Feeling blue? How physical activity can help with your mental health


Vitality Magazine explores how getting active can help with your mental wellbeing as the darker nights draw in

Running mental health physical exercise forest mental health

Transitioning to the darker months can be tough on all of us, not least for those who struggle with mental health challenges.

And while the first frost might not have hit the UK just yet, the drawn-out evenings are a signifier that they are not too far away.

Symptoms of anxiety and depression, such as feeling nervous or tense, or feeling hopeless and pessimistic, can be exasperated by the seasonal change – known as Seasonal Affective Disorder (SAD) – as the lack of daylight impacts our mood, along with colder weather that makes it less appealing for us to go outside.

And with 60% of UK adults admitting that anxiety impacts their daily lives, according to UK charity Mental Health Foundation, it’s really important to feel equipped on how to cope during these months in order to enjoy them to the full.

“The transition into the winter months can affect us all, with the harsher weather and shorter, darker days naturally dampening our spirits,” says Dr Sophie Mort, Clinical Psychologist and Mental Health Expert, at Vitality partner Headspace.

“But for those who might already struggle with mental health challenges, this seasonal shift can take an even bigger toll on our mental wellbeing.”

Not to mention rising energy costs and increasing pressure on healthcare systems, all of which are having adverse effects on people’s mental health, says Dr Sophie.

Get the right mental health support for you

At Vitality, we understand the importance of taking control of your health. That’s why we offer mental health support for our members through our insurance plans.

To access support and care for your mental wellbeing, log into Member Zone, where you will find a number of options; whether you need urgent help, online support or want to access counselling sessions. Qualifying plans apply.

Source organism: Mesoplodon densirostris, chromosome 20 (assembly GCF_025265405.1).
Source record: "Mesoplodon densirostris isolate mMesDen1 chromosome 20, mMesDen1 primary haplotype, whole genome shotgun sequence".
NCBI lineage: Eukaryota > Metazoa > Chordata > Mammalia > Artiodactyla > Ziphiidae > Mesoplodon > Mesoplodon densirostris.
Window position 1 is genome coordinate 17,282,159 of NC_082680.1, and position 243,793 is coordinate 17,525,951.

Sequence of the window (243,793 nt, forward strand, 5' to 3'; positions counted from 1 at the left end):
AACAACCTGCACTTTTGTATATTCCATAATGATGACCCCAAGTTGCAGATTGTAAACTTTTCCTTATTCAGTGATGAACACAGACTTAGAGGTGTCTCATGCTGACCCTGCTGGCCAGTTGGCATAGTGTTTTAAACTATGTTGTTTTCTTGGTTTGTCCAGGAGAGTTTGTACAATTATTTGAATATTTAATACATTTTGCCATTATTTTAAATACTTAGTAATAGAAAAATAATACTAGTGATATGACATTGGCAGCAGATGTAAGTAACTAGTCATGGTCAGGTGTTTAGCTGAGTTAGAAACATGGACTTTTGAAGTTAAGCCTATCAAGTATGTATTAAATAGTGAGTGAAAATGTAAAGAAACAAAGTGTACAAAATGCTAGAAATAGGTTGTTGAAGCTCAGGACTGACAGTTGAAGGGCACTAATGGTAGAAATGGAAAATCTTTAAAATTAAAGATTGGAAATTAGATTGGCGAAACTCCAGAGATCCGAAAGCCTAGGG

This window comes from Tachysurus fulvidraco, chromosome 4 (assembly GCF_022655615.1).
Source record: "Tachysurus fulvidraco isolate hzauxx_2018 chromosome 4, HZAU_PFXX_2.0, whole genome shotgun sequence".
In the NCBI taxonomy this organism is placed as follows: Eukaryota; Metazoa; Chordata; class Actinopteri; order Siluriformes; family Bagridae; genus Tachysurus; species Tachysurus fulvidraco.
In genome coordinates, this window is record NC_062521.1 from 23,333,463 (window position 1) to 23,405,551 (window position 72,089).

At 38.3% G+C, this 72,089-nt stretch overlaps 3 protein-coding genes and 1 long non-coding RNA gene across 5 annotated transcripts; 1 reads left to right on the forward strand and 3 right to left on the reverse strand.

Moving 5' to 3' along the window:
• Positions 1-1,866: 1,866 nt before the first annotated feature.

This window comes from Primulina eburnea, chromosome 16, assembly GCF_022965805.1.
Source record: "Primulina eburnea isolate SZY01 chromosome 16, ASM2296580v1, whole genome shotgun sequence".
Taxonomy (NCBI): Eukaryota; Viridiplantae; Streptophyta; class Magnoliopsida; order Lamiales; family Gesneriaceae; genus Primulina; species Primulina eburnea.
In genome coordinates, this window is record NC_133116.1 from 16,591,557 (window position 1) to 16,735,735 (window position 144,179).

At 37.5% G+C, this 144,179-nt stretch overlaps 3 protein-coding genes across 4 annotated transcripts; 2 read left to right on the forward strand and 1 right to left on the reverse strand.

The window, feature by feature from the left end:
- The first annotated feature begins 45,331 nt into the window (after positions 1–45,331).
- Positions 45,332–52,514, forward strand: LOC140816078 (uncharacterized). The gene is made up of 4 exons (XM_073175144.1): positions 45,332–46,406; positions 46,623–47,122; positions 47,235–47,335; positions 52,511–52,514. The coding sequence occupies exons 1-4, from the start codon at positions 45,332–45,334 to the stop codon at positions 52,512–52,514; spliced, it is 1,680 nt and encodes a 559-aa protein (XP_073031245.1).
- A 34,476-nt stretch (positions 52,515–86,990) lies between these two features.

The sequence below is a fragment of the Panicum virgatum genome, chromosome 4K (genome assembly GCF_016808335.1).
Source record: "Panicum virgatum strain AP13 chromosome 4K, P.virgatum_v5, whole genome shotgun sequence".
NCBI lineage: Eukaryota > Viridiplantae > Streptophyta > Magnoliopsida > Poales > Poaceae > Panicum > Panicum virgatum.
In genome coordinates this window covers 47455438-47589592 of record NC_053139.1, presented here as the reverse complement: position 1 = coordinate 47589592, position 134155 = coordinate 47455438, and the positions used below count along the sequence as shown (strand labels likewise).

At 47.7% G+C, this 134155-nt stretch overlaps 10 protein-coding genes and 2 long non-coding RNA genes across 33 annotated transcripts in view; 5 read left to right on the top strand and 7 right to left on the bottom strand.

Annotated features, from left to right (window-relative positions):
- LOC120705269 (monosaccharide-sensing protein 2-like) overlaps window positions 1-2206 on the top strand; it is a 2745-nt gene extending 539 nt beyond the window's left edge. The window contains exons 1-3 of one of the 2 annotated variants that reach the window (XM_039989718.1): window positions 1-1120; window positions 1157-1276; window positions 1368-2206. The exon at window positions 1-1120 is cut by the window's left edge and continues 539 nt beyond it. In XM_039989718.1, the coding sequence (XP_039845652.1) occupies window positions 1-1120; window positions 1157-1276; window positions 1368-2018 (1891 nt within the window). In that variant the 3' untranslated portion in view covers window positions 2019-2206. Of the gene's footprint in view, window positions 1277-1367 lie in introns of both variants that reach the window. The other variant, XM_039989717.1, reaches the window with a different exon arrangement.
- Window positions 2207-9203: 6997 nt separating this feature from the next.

Or, if you are not a Vitality member and want to find out more about our plans, visit vitality.co.uk.

Get active for your mental health

Vitality data shows that physical activity and mental wellbeing are intrinsically linked.

According to findings, members who exercise at least three days every week were found to have a 10% lower risk of anxiety and depression compared with less active members[1].

Simultaneously, members who are active were more likely to improve their mental wellbeing over time. This was spurred on by continuing engagement in the Vitality Programme.

The benefits of physical activity have been so well documented that exercise is now being prescribed by GPs for people who suffer from mild to moderate symptoms of mental ill-health.

Meanwhile, a recent study found that group running two to three times a week delivers the same mental health boost as a course of antidepressants.

However, research conducted by ukactive last month found that 75% of Brits underestimate the 150 minutes of moderate to intensive exercise recommended by the NHS. Instead, around 40% thought 90 minutes of activity would be enough.

But with winter the foe of the fair-weather exerciser, it can make motivation an uphill battle.

Dr Sophie says: “The winter weather might not have you feeling motivated to get to the gym, but if that’s the case, try stripping it back.”

So, before we sink even deeper into the darker months, here are some ways for you to kick-start getting active.

4 simple tips to help you get active

Take small, actionable steps